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Old Jan 25th, 2005, 08:46 PM
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<<we think we could visit the mentioned cities without hiccups>>

Do you mean get off the train and have not quite enough time for a hiccup in each? I actually figured that you planned NOT to actually STAY in each of these (thus why bother?) - - even with just stopping for a few hours in Marseilles and/or Cannes - - my advice is the same: end in the area of France aroung Geneva.

And no, I do not think that a rail pass will do anything for you - - even if you DO go all the way to Frankfurt - - except for remove more money from your pocket than you would spend on the individual tickets. But railsaver.com is the way to verify my hunch. Or prove me wrong.
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Old Jan 25th, 2005, 10:20 PM
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Hm...seems that it's unwise to follow our priliminary itenerary. So if we just confine our trip to France, where should we visit in 10 days besides Paris which is a must? We love small charming/characteristic towns. And should we buy a French railway pass instead?
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Old Jan 25th, 2005, 10:33 PM
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<<And should we buy a French railway pass instead?>>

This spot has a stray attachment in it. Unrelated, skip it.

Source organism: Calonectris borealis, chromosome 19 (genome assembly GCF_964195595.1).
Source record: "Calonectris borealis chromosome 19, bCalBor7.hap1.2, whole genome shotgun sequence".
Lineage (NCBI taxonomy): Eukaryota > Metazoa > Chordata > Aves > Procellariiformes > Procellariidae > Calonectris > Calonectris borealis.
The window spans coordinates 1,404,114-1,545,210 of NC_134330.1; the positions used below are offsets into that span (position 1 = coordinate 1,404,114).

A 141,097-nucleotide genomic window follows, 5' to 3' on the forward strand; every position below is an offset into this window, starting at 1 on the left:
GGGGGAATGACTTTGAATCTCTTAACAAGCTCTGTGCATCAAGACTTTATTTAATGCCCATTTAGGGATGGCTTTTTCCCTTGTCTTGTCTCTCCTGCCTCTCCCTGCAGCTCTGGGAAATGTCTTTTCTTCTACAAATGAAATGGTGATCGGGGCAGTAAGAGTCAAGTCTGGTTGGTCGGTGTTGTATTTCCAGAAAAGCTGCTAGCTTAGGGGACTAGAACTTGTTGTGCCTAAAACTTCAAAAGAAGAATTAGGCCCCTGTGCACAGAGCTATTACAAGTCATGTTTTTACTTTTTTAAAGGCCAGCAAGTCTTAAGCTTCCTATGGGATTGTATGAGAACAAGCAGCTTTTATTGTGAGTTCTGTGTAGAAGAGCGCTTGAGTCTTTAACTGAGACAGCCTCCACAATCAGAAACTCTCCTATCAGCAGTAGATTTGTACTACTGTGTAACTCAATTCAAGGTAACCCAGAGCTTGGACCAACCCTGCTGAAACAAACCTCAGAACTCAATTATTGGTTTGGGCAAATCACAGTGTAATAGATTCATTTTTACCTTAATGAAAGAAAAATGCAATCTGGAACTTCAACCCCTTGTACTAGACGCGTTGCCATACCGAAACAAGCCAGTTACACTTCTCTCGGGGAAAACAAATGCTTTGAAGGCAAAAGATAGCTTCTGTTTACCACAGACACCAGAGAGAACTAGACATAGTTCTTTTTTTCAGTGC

The answer remains the same. Only if you want to spend more money than buying just the tickets you need.

But you have to check your own itinerary. I have directed to the right tool: www.railsaver.com
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Old Jan 25th, 2005, 10:41 PM
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Rita -

Your revised itinerary looks more reasonable now. After Paris, take the TGV to Avignon (buying the usually very cheap PREM ticket) then rent a car from there to allow you maximum flexibility to see the cities you mentioned plus the countryside and small towns and villages.

-Kevin
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Old Jan 26th, 2005, 12:30 AM
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Thanks for the advice. But we don't drive and so we have to take the train. As suggested by buying the ticket point to point, how much does it cost from Nice to Frankfurt(1st and 2nd class respectivley)?
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Old Jan 26th, 2005, 05:37 AM
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<<As suggested by buying the ticket point to point, how much does it cost from Nice to Frankfurt(1st and 2nd class respectivley)?>>

This question can be readily answered at www.railsaver.com

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Old Jan 26th, 2005, 05:50 AM
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If you have only 11 days and want to see something of Germany, you could consider flying to Frankfurt and spending 5 or 6 days in Germany (I wouldn't stay in Frankfurt) and then train to Paris for 5 or 6 days with a day trip or two. Without a car, you are better off in cities. With this itinerary, you need only take the train from some location in Germany to Paris and there is no need for a rail pass. You can fly home from Paris.
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Old Jan 26th, 2005, 06:46 AM
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Hi Rita,

> where should we visit in 10 days besides Paris which is a must? <

How about 4 days in Paris, train to Beaune via Dijon for 3 days, return to Paris.